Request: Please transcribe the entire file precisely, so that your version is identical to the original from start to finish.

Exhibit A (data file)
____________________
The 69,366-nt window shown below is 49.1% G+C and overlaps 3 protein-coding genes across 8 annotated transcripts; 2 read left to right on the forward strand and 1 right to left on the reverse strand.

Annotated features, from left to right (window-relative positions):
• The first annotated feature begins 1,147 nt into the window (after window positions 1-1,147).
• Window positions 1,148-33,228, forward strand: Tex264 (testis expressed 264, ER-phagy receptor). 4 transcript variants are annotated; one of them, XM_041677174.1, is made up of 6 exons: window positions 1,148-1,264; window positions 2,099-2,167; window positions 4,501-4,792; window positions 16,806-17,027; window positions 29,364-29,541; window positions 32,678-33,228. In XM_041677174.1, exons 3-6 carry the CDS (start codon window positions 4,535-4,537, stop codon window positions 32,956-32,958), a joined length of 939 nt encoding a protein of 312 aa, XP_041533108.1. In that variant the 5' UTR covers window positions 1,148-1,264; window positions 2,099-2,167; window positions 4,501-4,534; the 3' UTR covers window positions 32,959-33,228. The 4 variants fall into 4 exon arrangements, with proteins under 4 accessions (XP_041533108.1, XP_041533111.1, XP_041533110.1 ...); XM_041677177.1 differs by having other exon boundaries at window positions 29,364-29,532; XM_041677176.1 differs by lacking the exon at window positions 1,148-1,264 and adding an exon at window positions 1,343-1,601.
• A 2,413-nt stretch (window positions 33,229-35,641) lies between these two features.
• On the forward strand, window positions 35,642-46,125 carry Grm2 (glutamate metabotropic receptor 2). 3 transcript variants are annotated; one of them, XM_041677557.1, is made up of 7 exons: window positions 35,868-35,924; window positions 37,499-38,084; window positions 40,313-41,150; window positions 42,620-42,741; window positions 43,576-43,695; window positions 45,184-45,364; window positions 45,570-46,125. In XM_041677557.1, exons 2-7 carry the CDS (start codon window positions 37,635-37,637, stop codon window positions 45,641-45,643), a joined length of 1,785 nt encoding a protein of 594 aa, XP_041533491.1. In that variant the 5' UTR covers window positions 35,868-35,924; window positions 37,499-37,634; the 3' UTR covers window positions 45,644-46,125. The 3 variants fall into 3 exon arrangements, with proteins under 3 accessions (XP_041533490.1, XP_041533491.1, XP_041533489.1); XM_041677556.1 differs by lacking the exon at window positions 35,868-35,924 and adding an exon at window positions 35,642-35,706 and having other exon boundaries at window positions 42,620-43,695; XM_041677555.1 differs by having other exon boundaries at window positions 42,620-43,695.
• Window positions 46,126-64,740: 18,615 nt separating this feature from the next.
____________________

The 69,366-nt window shown below is 49.1% G+C and overlaps 3 protein-coding genes across 8 annotated transcripts; 2 read left to right on the forward strand and 1 right to left on the reverse strand.

Annotated features, from left to right (window-relative positions):
• The first annotated feature begins 1,147 nt into the window (after window positions 1-1,147).
• Window positions 1,148-33,228, forward strand: Tex264 (testis expressed 264, ER-phagy receptor). 4 transcript variants are annotated; one of them, XM_041677174.1, is made up of 6 exons: window positions 1,148-1,264; window positions 2,099-2,167; window positions 4,501-4,792; window positions 16,806-17,027; window positions 29,364-29,541; window positions 32,678-33,228. In XM_041677174.1, exons 3-6 carry the CDS (start codon window positions 4,535-4,537, stop codon window positions 32,956-32,958), a joined length of 939 nt encoding a protein of 312 aa, XP_041533108.1. In that variant the 5' UTR covers window positions 1,148-1,264; window positions 2,099-2,167; window positions 4,501-4,534; the 3' UTR covers window positions 32,959-33,228. The 4 variants fall into 4 exon arrangements, with proteins under 4 accessions (XP_041533108.1, XP_041533111.1, XP_041533110.1 ...); XM_041677177.1 differs by having other exon boundaries at window positions 29,364-29,532; XM_041677176.1 differs by lacking the exon at window positions 1,148-1,264 and adding an exon at window positions 1,343-1,601.
• A 2,413-nt stretch (window positions 33,229-35,641) lies between these two features.
• On the forward strand, window positions 35,642-46,125 carry Grm2 (glutamate metabotropic receptor 2). 3 transcript variants are annotated; one of them, XM_041677557.1, is made up of 7 exons: window positions 35,868-35,924; window positions 37,499-38,084; window positions 40,313-41,150; window positions 42,620-42,741; window positions 43,576-43,695; window positions 45,184-45,364; window positions 45,570-46,125. In XM_041677557.1, exons 2-7 carry the CDS (start codon window positions 37,635-37,637, stop codon window positions 45,641-45,643), a joined length of 1,785 nt encoding a protein of 594 aa, XP_041533491.1. In that variant the 5' UTR covers window positions 35,868-35,924; window positions 37,499-37,634; the 3' UTR covers window positions 45,644-46,125. The 3 variants fall into 3 exon arrangements, with proteins under 3 accessions (XP_041533490.1, XP_041533491.1, XP_041533489.1); XM_041677556.1 differs by lacking the exon at window positions 35,868-35,924 and adding an exon at window positions 35,642-35,706 and having other exon boundaries at window positions 42,620-43,695; XM_041677555.1 differs by having other exon boundaries at window positions 42,620-43,695.
• Window positions 46,126-64,740: 18,615 nt separating this feature from the next.